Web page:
y'' &= (4B)e^{2t}\notag
\end{align}
\begin{align}
(4B)e^{2t} - (-2B)e^{2t} - 2Be^{-2t} &= \frac{1}{2}e^{-2t}\notag\\
4B + 2B - 2B &= \frac{1}{2}\notag\\
4B &= \frac{1}{2}\notag\\
B &= \frac{1}{8}\notag
\end{align}

from $y_c = c_1e^{2t} + c_2e^{-t}$, $y_{p1} = \frac{1}{6}te^{2t}$, and $y_{p2} = \frac{1}{8}e^{-2t}$ we get:
$$y = c_1e^{2t} + c_2e^{-t} + \frac{1}{6}te^{2t} + \frac{1}{8}e^{-2t}$$

5
Quiz-3 / Quiz3 TUT0402
« on: October 11, 2019, 01:59:59 PM »
Question: Find the solution of the given initial value problem.
$$y''+5y'+3y=0, y(0)=1, y'(0)=0$$

Find roots of characteristic equation:

$$r = \frac{-5\pm\sqrt{5^2-4(1)(3)}}{2(1)} = \frac{-5\pm\sqrt{13}}{2}$$

So the general solution is:

\begin{align}
y &= c_1e^{\frac{-5+\sqrt{13}}{2}}+
c_2e^{\frac{-5-\sqrt{13}}{2}}\notag\\
\implies y' &= \frac{-5+\sqrt{13}}{2}c_1e^{\frac{-5+\sqrt{13}}{2}}
- \frac{5+\sqrt{13}}{2}c_2e^{\frac{-5-\sqrt{13}}{2}}\notag
\end{align}

Plug in the given initial value:
\begin{align}
y(0)=1 &\implies c_1+c_2=1\notag\\
y'(0)=0 &\implies \frac{-5+\sqrt{13}}{2}c_1- \frac{5+\sqrt{13}}{2}c_2=0\notag
\end{align}

Solving this system for $c_1$, $c_2$, we get:
\begin{align}
c_1 &= \frac{5+\sqrt{13}}{2\sqrt{13}}\notag\\
c_2 &= 1-\frac{5+\sqrt{13}}{2\sqrt{13}}\notag
\end{align}

Therefore:
$$y= \frac{5+\sqrt{13}}{2\sqrt{13}}e^{\frac{-5+\sqrt{13}}{2}}+ \left(\frac{\sqrt{13}-5}{2\sqrt{13}} \right) e^{\frac{-5-\sqrt{13}}{2}}$$

6
Quiz-2 / QUIZ 2 TUT0402
« on: October 04, 2019, 02:00:02 PM »
Question: Solve the given equation $(2xy^2+2y)+(2x^2y+2x)y'=0$

\begin{align}
M(x,y)=2xy^2+2y &\implies M_y(x,y)=4xy+2\notag\\
N(x,y)=2x^2y+2x &\implies N_x(x,y)=4xy+2\notag
\end{align}

Since $M_y=N_x$, so we know that the given differential equation is exact, that is, there exist $\varphi(x,y)$ such that $\varphi_x=M$ and $\varphi_y=N$.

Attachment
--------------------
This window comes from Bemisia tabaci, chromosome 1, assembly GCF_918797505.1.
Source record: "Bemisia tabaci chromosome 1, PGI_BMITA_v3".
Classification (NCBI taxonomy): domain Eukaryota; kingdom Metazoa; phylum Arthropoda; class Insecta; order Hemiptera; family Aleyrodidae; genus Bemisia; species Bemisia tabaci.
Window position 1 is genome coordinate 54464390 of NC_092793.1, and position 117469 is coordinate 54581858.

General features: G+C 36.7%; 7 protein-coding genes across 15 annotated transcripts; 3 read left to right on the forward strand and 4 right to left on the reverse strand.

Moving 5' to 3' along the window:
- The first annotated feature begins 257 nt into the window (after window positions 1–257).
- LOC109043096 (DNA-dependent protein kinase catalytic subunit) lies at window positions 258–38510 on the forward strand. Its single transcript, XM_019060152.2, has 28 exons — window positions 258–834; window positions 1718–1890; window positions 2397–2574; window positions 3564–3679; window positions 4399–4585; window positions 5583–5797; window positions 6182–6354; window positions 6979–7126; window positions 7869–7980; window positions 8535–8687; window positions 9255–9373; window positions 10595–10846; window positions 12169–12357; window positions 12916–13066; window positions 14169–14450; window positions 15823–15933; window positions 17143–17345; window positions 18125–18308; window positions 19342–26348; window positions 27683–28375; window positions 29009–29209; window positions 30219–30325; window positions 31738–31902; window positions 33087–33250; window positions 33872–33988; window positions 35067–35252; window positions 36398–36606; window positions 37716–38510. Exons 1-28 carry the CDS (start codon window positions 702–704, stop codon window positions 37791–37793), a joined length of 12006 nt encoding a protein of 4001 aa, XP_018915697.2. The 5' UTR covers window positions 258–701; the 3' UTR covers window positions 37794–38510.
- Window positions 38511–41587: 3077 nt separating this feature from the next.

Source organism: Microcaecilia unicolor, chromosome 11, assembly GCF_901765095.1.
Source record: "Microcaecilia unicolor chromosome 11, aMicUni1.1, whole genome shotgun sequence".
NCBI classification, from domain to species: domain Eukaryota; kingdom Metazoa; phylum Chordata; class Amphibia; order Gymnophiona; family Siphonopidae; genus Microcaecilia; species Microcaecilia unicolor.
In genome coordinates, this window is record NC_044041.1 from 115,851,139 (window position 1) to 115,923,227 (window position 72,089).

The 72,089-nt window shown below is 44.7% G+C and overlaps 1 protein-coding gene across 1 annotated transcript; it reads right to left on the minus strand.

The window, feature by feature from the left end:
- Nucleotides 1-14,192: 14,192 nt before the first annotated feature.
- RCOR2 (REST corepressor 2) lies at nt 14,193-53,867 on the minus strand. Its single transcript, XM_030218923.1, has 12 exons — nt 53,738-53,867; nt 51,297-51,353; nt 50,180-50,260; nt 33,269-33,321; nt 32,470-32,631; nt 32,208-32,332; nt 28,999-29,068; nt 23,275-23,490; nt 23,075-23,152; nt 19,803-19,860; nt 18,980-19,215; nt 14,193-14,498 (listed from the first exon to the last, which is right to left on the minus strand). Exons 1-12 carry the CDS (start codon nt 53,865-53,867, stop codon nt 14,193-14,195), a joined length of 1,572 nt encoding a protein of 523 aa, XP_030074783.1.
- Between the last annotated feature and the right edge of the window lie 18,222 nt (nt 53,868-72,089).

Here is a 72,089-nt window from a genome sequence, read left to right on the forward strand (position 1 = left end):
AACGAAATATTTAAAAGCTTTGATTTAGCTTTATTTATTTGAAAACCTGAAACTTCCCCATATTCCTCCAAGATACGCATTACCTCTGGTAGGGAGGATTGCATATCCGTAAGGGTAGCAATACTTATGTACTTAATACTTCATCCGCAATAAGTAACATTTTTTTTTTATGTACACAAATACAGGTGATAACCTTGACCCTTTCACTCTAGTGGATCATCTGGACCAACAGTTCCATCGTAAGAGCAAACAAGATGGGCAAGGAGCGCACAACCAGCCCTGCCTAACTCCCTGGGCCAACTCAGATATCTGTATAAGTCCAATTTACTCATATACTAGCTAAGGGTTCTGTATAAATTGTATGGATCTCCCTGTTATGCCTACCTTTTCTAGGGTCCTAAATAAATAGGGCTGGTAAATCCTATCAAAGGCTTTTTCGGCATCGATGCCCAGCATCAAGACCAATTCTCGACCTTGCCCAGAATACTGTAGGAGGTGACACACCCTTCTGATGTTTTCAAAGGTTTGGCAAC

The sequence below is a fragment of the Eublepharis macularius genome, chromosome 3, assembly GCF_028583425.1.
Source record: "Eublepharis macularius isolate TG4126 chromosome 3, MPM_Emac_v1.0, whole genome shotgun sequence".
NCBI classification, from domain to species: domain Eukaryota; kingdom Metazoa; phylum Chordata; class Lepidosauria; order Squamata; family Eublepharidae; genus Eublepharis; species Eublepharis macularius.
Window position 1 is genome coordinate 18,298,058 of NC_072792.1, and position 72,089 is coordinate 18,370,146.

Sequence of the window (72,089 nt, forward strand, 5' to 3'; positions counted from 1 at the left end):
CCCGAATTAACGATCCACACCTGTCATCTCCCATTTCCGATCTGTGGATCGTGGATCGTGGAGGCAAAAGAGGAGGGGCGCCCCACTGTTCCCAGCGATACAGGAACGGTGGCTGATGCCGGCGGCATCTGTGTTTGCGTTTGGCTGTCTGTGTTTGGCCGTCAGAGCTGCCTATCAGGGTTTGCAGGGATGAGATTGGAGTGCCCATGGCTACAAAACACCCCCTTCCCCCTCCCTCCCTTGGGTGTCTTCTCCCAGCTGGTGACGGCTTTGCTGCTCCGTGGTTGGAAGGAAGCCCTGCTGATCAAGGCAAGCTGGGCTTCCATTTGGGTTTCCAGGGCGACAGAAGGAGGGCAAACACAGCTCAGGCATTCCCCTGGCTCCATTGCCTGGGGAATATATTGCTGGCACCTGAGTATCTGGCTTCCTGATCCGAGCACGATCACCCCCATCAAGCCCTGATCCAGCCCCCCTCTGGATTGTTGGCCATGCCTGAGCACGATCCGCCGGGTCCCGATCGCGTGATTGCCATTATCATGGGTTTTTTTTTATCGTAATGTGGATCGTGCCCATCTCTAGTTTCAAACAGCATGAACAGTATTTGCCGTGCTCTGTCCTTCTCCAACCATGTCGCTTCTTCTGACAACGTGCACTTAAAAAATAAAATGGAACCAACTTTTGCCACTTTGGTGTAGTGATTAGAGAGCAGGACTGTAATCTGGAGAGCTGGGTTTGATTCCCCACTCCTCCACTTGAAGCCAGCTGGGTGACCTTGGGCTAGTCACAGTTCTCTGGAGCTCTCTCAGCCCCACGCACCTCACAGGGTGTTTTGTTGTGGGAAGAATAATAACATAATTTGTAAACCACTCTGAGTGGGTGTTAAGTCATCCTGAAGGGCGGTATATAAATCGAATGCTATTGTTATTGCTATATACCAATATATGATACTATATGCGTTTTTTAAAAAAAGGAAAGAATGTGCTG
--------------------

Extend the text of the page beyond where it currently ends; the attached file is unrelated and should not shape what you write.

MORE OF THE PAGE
\begin{align}
\varphi_x(x,y) &= 2xy^2+2y \implies \varphi(x,y) = \int 2xy^2+2y dx = x^2y^2+2xy+f(y)\notag\\
\varphi_y(x,y) &= 2x^2y+2x+f'(y) \implies f'(y)=0 \implies f(y)=C\notag
\end{align}

So

$$\varphi(x,y)=x^2y^2+2xy+C$$
$$x^2y^2+2xy=C$$

7
Quiz-1 / QUIZ 1 TUT0402
« on: September 27, 2019, 02:00:09 PM »
Question: Find the general solution of the given function.
$$\frac{dy}{dx}=-\frac{(4x+3y)}{(2x+y)}$$

On RHS, divide both the numerator and the denominator by $x$:
$$\frac{dy}{dx} = -\frac{(4x+3y)}{(2x+y)} = -\frac{4\frac{x}{x}+3\frac{y}{x}}{2\frac{x}{x}+\frac{y}{x}}$$

Let $u = \frac{x}{y}$, so $y = ux$, then on LHS we have
$$\frac{dy}{dx} = \frac{d(ux)}{dx} = \frac{du}{dx}x + u$$

and on RHS we have
$$-\frac{4\frac{x}{x}+3\frac{y}{x}}{2\frac{x}{x}+\frac{y}{x}} = -\frac{(4+3u)}{(2+u)}$$

put them together:
\begin{align}
\frac{du}{dx}x+u & = -\frac{(4+3u)}{(2+u)}\notag\\
\frac{du}{dx}x & = -\frac{4+3u+2u+u^2}{2+u}\notag\\
& = -\frac{u^2+5u+4}{2+u}\notag\\
& = -\frac{(u+1)(u+4)}{2+u}\notag
\end{align}

rearrange this equation:
\begin{align}
-\frac{2+u}{(u+1)(u+4)}du &=\frac{1}{x}dx\notag\\
-\int\frac{2+u}{(u+1)(u+4)}du &=\int\frac{1}{x}dx\notag\\
-\int\frac{1}{3}\frac{1}{u+1}+\frac{2}{3}\frac{1}{u+4}du & =\int\frac{1}{x}dx\notag\\
\frac{1}{3}\ln{|u+1|}+\frac{2}{3}\ln{|u+4|}&=-\ln{|x|}+C\notag\\
\ln{|u+1|}+2\ln{|u+4|} &=-3\ln{|x|}+3C\notag\\
\ln{|\frac{y}{x}+1|}+2\ln{|\frac{y}{x}+4|} &=-3\ln{|x|}+3C\notag\\
\ln{|\frac{y+x}{x}|}+2\ln{|\frac{y+4x}{x}|} &=-3\ln{|x|}+3C\notag\\
\ln{|y+x|}-\ln{|x|}+2(\ln{|y+4x|}-\ln{|x|}) &=-3\ln{|x|}+3C\notag\\
\ln{|y+x|}+2\ln{|y+4x|} &=3C\notag\\
e^{\ln{|y+x|}}+e^{2\ln{|y+4x|}} &=e^{3C}\notag\\
|y+x||y+4x|^2 &=e^{3C}\notag
\end{align}

So, the general solution is $|y+x||y+4x|^2=C$.